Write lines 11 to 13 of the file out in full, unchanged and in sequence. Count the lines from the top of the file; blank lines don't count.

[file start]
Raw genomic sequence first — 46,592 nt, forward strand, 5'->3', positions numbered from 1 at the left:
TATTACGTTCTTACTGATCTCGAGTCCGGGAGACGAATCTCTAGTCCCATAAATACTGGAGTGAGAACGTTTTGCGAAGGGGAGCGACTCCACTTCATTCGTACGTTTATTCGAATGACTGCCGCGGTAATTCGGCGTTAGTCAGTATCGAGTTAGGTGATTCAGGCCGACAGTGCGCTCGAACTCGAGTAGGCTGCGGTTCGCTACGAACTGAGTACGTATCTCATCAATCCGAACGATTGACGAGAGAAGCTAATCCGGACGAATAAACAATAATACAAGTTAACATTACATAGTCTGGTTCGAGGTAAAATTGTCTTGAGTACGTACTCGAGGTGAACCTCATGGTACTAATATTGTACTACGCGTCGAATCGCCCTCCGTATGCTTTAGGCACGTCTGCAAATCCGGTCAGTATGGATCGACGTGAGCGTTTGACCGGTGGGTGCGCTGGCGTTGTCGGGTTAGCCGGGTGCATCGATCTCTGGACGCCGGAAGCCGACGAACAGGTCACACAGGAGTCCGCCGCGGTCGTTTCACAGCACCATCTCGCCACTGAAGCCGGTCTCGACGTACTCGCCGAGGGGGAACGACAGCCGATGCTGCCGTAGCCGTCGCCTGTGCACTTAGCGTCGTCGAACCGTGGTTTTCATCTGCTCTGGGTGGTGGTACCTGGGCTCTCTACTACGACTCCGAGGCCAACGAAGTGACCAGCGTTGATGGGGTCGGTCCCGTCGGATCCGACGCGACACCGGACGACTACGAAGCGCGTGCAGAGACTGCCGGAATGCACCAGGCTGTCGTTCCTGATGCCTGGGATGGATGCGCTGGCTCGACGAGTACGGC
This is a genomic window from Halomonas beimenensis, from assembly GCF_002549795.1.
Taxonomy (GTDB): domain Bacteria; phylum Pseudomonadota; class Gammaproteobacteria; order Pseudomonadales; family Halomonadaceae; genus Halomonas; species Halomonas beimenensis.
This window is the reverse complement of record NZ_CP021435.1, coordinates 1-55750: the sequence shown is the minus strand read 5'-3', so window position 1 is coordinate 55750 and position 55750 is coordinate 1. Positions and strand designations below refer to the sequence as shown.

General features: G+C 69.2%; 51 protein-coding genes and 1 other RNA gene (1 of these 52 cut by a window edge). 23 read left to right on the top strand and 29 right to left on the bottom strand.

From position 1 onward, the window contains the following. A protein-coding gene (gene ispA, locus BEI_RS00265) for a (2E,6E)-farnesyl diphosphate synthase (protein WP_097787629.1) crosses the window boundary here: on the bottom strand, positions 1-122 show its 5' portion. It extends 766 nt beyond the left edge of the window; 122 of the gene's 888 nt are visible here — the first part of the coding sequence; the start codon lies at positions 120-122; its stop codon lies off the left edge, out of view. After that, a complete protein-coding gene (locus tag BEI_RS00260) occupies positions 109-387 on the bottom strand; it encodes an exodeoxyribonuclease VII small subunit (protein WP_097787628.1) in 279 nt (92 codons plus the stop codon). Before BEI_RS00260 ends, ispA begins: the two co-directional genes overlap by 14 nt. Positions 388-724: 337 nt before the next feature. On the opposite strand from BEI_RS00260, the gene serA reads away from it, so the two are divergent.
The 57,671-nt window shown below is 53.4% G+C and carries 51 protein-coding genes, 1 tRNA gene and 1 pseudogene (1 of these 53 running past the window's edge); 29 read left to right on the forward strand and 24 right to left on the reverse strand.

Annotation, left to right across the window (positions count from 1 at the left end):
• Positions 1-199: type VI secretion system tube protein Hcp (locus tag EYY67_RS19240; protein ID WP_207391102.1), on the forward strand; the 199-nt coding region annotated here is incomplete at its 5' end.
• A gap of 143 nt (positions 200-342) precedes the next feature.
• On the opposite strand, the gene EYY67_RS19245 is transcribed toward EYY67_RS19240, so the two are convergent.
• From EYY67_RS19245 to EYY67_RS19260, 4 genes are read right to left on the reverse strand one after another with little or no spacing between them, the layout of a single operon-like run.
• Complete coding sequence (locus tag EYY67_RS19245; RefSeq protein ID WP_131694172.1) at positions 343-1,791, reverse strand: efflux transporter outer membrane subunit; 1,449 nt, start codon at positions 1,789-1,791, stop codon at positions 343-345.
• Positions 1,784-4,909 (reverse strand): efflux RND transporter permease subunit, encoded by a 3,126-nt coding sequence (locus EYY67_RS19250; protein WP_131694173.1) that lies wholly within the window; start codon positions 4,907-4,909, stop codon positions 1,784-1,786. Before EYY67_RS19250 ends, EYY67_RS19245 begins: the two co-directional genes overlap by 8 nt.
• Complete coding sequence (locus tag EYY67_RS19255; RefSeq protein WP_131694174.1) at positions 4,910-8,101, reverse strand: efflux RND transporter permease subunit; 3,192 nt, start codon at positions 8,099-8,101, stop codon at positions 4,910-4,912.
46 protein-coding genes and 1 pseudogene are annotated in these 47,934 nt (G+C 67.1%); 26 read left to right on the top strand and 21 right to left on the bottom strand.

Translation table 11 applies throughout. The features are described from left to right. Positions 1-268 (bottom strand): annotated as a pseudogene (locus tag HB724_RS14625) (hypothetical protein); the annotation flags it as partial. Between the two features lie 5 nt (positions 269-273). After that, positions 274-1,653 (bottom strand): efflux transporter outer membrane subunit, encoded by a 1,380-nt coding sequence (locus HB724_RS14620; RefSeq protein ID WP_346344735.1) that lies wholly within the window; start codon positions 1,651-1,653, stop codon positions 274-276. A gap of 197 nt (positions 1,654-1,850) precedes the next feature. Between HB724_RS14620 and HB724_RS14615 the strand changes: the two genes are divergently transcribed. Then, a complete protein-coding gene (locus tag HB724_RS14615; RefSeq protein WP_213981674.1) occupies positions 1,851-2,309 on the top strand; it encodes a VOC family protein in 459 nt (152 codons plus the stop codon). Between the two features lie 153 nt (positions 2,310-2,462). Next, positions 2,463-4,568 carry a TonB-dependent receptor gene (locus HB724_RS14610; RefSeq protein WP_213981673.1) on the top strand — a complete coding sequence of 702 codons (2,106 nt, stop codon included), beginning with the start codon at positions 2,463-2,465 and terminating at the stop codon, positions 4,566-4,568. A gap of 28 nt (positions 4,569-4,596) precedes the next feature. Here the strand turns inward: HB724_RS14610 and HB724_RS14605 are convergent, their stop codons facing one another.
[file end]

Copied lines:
• A gap of 143 nt (positions 200-342) precedes the next feature.
• On the opposite strand, the gene EYY67_RS19245 is transcribed toward EYY67_RS19240, so the two are convergent.
• From EYY67_RS19245 to EYY67_RS19260, 4 genes are read right to left on the reverse strand one after another with little or no spacing between them, the layout of a single operon-like run.